When Kickstarter first debuted over in the States in 2009, the site radically transformed the ability of individuals and small businesses to get their pet projects off the ground. The site made the concept of crowd-sourced funding mainstream – no more begging venture capitalists for money. And indeed no more changing the business plan to suit what VCs want to hear. Just straight talk from creators directly to people who might potentially back them – with as little as one buck.
Since then, Kickstarter has evolved, made its way over to the UK last autumn, and now it has moved into new territory still – namely a free iPhone app, the first mobile app from the company with tools for both funders and inventors.
Slick, quick, engaging, and charming, the Kickstarter iPhone app will undoubtedly open a few more doors for people with passion and a dream. As a potential project funder, I was drawn in through videos, bright images, and the unbridled passion that exudes from the creators, whose works are showcased on little cards in the app. Meanwhile, those who post projects to Kickstarter via the app get tools to let them share their progress and keep an eye on pledges as they continue to come in.
To use Kickstarter for iPhone, you need a Kickstarter account, although creating one on the spot takes little more than an email address and password, or Facebook authentication. Downloading, installing, and logging into the free app takes mere seconds, so you can swiftly start browsing all the quirky and sometimes unbelievable projects out there.
After signing up or logging in, you'll speed right into the discovery area, where you'll first land on a page of staff picks. Each project appears as a little card with a huge photo illustrating the project and a play button superimposed (although you can't watch the video just yet; click the button, and you'll move to a new page with the video).
Below the image, the name of the project appears with a green progress bar showing how close the creators are to reaching their pledge goal. Additional details appear at the bottom of each card: The actual amount pledged to date, target total pledges, number of backers, and how many days are left in the project's campaign to raise money.
Click on any card, and more details emerge on a new screen where you'll find that playable video summarising the project. If you'd rather read about the project than stream a video, which isn't always ideal sans Wi-Fi, you can do so by tapping on the snippet of text directly below, where you'll also see the city or region where the inventors are hopefully hard at work. Continue scrolling, and you'll see the number of comments on the project (which opens in another page), number of updates from the creators (which also opens in another page), an "additional details" link, and then a list of options for the different levels of contribution, and what each pledge level will award you as a backer.
As a casual Kickstarter browser, I loved exploring potential projects by theme: Art, comics, dance, design, fashion, food, and so on, with 13 themes in all. Staff picks turned up some interesting content across the various themes, as did the Popular filter.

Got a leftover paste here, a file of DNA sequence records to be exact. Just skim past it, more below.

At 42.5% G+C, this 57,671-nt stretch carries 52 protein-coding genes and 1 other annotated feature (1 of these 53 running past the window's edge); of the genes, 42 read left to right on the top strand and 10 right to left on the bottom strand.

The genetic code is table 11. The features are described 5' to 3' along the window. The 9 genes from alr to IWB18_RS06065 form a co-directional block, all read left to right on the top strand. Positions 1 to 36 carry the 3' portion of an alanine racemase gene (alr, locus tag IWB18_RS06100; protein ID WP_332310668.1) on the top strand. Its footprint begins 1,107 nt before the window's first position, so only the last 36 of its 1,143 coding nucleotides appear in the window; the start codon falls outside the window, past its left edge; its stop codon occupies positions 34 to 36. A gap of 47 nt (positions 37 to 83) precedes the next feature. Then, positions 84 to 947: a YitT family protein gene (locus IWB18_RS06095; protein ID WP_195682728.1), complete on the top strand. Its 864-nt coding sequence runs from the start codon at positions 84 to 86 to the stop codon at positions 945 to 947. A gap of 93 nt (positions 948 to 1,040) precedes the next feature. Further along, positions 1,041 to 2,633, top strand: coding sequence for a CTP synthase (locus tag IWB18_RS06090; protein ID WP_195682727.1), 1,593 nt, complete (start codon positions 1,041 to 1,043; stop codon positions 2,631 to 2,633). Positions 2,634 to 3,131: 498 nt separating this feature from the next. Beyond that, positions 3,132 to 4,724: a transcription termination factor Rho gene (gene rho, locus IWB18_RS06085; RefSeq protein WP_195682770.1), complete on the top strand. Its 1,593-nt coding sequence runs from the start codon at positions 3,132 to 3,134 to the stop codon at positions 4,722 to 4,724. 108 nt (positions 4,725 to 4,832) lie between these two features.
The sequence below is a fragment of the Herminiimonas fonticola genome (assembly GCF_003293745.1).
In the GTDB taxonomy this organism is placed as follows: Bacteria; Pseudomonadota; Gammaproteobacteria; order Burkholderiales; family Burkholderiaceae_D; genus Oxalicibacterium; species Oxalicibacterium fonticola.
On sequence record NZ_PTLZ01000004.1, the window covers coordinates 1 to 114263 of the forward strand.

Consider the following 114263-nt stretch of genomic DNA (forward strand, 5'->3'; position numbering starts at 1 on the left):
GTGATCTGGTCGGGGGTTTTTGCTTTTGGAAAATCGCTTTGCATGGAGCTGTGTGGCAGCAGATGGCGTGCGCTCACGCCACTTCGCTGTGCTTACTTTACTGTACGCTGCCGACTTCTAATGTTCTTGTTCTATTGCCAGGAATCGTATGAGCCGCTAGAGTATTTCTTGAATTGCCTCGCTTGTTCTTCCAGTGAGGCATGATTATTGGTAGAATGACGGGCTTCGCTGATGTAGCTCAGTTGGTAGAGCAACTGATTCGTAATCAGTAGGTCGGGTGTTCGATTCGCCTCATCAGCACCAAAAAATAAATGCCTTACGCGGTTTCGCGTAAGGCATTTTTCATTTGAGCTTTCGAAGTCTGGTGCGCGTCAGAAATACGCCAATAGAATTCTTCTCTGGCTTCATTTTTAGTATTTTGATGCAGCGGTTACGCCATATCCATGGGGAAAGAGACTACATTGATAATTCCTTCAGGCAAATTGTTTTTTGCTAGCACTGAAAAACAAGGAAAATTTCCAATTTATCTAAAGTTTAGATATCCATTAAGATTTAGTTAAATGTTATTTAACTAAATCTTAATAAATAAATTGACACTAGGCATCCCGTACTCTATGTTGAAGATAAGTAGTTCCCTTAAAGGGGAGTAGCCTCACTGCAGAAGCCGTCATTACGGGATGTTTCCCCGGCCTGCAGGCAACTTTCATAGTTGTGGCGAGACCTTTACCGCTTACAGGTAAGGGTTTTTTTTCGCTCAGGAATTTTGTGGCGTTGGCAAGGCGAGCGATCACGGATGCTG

Other ways to explore include a Favourites button, for all the project cards you mark with a star, and Nearby. That last geo-location enabled option seems like it needs a little TLC from the development team at Kickstarter. In most iPhone apps, selecting a feature that requires location services results in the app checking whether it's enabled. I had location services switched off when I tapped the Nearby filter, and all I got was a lousy loading icon at the top (a green bar) that animated endlessly.
This was a minor annoyance, and one I bet will be fixed with a fittingly minor update. I noticed the problem myself, turned on the required setting, and finally saw a list of Kickstarter projects in and for my city: A new restaurant, a film about sports culture in my city, an outdoor architectural art project imagined to appear in a public park next summer, and many more.
Another nitty-gritty issue: If someone emails you a link to a Kickstarter project and you click it from your iPhone, the site launches in Safari, rather than prompting you to download the Kickstarter app, where you could potentially read about and fund the project with greater ease.
While the app does have some tools for Kickstarter creators, it doesn't have the complete gamut just yet. If you're not already a Kickstarter creator, there isn't an option within the app to become one. But existing creators will find some tools for helping them manage existing projects, like notifications of when new backers sign on to support their work.
The best use of the mobile app for creators is that they can post updates about their projects. A creator can share updates with written notes, as well as videos and pictures taken from their mobile devices. These capabilities bring a new and welcome level of social interaction, or maybe even intimacy, between inventors and backers.
The reason this iPhone app is so important to Kickstarter is because the site reaches a good deal of progressive trend leaders, people who may very well be leaving their PCs to live on their smartphones. In other words, it's not just designed to give backers and creators a new way to use Kickstarter – it could very well become the primary way many users leverage the site.
Additionally, the added ability for creators to post updates from their mobile phones could greatly enhance the social nature of the site and create stronger relationships between funders and projects they pay to see come to fruition. We hold the Kickstarter for iPhone app in high regard, and recommend you grab it – after all, it’s free.
Published under license from Ziff Davis, Inc., New York, All rights reserved.
Copyright © 2012-2013 Ziff Davis, Inc